The mating season for the California condor is winter to spring, followed by an incubation period of about fifty-four days.  One chick will hatch, which will receive the parents full attention.  The chick will learn to fly at the age of six months, but may stay with its parents for the next two years.  It will not gain full adult plumage until five or six years of age.

Habitat
Rocky, forested regions permeated with caves, gorges and ledges for nesting.  Open grassland for hunting.
Where
By reintroduction:  Mexico and the United States of America
What they eat
Carrion:  Condors will tuck into most carcasses they find, but prefer the larger ones, such as deer, cattle and sheep.
Threats
Lead poisoning, habitat loss, illegal shootings and human intolerance.
Status: Critically Endangered
The California condor is listed on the  IUCN Red List of Threatened Species  as Critically Endangered.  It is also under the protection of  CITES Appendix I

By 1982, only twenty-two individuals existed.   The species became extinct in the wild in 1987, when the last free-flying condors were taken into captivity to save the species via a breeding program.  At this point, only nine birds remained on the planet.  The captive breeding program was successful, and, in 1991, action was taken to start releasing the birds back into the wild.  By the spring of 2013, there were over four hundred and thirty California condors in existence, either in captivity or free-flying.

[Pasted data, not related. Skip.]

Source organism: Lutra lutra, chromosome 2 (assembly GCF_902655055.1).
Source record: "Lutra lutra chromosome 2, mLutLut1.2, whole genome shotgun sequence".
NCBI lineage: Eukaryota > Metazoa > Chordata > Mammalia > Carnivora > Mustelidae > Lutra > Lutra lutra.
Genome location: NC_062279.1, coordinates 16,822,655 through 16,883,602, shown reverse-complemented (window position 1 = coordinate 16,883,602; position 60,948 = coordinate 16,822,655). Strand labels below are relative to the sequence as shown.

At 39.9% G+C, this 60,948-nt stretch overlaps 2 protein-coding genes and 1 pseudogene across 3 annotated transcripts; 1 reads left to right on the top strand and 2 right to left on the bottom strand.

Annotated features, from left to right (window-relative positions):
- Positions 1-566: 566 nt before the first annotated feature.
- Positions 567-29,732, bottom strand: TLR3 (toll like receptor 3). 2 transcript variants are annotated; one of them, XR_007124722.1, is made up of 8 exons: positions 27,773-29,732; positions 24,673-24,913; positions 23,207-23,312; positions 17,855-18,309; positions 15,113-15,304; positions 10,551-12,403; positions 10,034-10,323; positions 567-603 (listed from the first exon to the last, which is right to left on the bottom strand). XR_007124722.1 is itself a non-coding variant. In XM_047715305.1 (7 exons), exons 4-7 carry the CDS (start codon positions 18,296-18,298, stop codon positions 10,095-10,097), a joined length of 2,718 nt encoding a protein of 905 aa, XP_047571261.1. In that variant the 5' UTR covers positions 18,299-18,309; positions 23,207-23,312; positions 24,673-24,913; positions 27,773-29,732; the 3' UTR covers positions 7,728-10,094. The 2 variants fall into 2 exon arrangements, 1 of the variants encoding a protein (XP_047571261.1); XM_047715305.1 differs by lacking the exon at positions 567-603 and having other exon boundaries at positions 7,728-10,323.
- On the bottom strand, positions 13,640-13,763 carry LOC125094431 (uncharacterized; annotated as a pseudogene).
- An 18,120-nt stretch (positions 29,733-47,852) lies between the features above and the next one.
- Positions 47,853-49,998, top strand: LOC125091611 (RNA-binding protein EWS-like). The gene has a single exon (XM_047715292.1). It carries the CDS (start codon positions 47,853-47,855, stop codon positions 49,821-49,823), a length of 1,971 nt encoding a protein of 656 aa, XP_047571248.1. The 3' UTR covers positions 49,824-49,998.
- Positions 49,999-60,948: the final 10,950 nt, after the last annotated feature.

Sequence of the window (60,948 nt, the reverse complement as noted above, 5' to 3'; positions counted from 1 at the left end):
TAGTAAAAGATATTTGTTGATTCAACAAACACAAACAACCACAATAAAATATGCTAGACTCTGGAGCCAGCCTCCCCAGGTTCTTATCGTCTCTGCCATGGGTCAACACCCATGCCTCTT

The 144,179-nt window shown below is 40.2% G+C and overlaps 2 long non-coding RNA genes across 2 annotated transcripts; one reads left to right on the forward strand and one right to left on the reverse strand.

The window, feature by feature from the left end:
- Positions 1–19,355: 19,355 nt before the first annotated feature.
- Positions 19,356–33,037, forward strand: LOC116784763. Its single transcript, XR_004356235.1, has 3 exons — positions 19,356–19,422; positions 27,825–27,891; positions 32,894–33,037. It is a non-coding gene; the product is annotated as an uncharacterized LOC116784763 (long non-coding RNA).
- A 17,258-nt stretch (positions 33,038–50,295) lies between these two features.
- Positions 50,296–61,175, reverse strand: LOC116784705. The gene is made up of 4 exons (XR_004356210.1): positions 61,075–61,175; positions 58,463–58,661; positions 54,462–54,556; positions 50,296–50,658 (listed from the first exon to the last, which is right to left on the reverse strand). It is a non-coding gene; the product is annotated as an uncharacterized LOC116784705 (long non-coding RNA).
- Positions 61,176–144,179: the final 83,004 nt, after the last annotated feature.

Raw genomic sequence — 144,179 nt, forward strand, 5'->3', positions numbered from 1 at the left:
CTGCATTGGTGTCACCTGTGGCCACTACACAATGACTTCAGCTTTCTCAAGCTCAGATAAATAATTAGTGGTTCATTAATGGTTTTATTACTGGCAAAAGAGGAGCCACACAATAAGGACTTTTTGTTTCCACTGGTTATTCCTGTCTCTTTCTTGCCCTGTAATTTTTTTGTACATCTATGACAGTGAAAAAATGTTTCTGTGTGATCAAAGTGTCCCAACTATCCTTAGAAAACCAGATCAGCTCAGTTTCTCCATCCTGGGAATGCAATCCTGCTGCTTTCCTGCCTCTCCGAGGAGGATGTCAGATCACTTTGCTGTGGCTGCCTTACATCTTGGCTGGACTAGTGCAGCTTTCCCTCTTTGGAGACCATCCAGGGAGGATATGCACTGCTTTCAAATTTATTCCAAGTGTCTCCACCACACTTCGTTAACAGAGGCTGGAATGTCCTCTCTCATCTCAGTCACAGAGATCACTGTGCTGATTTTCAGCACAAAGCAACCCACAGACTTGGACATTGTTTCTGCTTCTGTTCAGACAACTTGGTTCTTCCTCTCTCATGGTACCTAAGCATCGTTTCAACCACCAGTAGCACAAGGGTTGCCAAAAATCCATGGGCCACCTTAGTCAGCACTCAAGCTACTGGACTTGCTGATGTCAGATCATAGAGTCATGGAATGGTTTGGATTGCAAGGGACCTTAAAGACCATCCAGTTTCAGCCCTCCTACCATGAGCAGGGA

The problem of lead poisoning from  ammunition  has been addressed in California. Where, since 2007, only lead-free ammunition is permitted when hunting.  However, you will see from the link below, the LA Times reports a rise in lead poisoning of condors.  Effective or not, no such laws have been passed elsewhere yet, making the problem widespread.

Some interesting links you may like:
LA Times: Record 21 California condors treated at L.A. Zoo for lead poisoning
Hi Mountain Look Out
Kern County Look to Prevent More Condor Deaths